What role does theatre play in exploring historical and political themes? Mates founder Terri Paddock will explore that very question with an expert panel following a performance at the Park Theatre of The End of the Night, the new World War II-set drama based on a true story.
From Ben Brown, the writer of the award-winning Three Days In May and A Splinter of Ice, comes The End of the Night, the critically acclaimed tense and absorbing new drama based on a true story.
In the final days of World War II, a secret meeting takes place between a member of the World Jewish Congress and one of the most powerful Nazis in Germany – without Hitler’s knowledge.
Dr Felix Kersten, Himmler’s trusted personal physiotherapist, uses his unique position of influence to facilitate a meeting between the architect of The Holocaust and Swedish Jew Norbert Masur. A meeting that could turn Himmler’s thoughts away from the downfall of the Third Reich and towards a course of action that could save thousands of lives.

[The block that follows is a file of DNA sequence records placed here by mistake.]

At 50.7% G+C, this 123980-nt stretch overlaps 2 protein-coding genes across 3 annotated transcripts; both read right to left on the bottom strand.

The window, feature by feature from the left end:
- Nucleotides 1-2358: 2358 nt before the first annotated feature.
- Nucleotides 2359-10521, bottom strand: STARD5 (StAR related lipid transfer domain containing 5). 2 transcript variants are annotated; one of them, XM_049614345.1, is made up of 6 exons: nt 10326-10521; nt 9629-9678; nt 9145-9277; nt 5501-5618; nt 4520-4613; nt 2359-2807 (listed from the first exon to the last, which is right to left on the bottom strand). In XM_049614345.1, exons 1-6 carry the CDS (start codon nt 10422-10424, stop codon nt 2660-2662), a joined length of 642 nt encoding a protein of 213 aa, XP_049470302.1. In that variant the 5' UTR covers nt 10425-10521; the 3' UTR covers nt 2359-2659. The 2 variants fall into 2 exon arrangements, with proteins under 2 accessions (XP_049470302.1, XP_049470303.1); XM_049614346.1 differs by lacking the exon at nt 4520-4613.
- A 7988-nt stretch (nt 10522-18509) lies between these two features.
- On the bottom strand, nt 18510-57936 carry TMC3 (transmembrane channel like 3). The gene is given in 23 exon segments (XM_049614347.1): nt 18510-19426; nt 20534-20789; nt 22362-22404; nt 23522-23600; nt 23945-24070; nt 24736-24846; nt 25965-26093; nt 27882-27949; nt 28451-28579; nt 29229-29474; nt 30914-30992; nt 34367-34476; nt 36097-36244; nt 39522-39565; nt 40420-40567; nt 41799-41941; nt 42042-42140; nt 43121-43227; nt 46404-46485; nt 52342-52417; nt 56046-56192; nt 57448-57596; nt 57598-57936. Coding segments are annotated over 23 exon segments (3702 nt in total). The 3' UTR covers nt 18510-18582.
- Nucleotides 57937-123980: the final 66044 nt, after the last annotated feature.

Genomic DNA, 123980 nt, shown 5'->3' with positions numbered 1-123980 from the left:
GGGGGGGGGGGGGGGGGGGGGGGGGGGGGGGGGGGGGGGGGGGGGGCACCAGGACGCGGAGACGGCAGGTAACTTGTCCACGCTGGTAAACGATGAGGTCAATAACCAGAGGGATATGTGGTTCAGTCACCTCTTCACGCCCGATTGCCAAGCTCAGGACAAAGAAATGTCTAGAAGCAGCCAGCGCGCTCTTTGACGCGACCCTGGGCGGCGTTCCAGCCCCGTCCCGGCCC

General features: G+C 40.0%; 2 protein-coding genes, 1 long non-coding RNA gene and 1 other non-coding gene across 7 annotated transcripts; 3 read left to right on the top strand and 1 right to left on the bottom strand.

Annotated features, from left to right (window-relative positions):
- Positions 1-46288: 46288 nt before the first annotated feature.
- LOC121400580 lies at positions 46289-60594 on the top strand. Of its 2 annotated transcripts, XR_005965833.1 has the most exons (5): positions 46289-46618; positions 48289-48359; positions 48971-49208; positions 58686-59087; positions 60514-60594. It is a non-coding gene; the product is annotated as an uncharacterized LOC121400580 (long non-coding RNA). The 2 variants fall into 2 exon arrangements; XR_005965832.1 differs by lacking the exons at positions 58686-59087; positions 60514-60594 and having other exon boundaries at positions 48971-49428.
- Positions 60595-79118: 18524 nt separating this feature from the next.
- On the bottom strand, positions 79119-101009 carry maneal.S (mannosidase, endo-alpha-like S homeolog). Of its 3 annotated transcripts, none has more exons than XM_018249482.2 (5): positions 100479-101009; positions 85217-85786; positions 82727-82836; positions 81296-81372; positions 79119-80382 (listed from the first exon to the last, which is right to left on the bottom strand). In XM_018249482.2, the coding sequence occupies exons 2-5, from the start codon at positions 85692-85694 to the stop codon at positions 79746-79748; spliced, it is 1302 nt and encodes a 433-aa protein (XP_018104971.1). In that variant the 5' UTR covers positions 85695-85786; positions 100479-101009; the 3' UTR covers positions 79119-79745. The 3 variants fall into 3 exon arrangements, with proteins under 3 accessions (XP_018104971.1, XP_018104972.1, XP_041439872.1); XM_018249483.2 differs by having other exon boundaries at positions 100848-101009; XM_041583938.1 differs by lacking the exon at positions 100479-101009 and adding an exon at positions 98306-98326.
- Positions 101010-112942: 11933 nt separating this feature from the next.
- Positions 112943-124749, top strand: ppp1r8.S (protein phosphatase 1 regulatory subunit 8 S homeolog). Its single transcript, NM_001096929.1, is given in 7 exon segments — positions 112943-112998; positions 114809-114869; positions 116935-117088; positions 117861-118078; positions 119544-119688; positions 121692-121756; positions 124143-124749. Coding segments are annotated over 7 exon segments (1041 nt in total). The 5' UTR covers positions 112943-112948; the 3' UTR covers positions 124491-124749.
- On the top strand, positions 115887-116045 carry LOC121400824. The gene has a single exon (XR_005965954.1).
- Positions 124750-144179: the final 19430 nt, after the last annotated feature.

With battle lines crumbling and lives in the balance, the two men must try to find a way to persuade Himmler to release the last surviving concentration camp prisoners contrary to Hitler’s orders that no Jew should outlast the regime.
Ben Caplan plays World Jewish Congress representative Norbert Masur alongside Richard Clothier as prominent Nazi Heinrich Himmler and Michael Lumsden as physiotherapist Felix Kersten. Completing the cast is Audrey Palmer and Olivia Bernstone. This premiere production is directed by Alan Strachan.
Following the 7.30pm performance on Thursday 26 May 2022, Terri will talk to The End of the Night playwright Ben Brown along with professor, investigative journalist and Park Theatre trustee Kurt Barling about the role of theatre in exploring political and historical themes – with questions about the production, the Hitlerzeit and the messages the play carries for the contemporary nature of dictatorship and power. Any questions? Join us!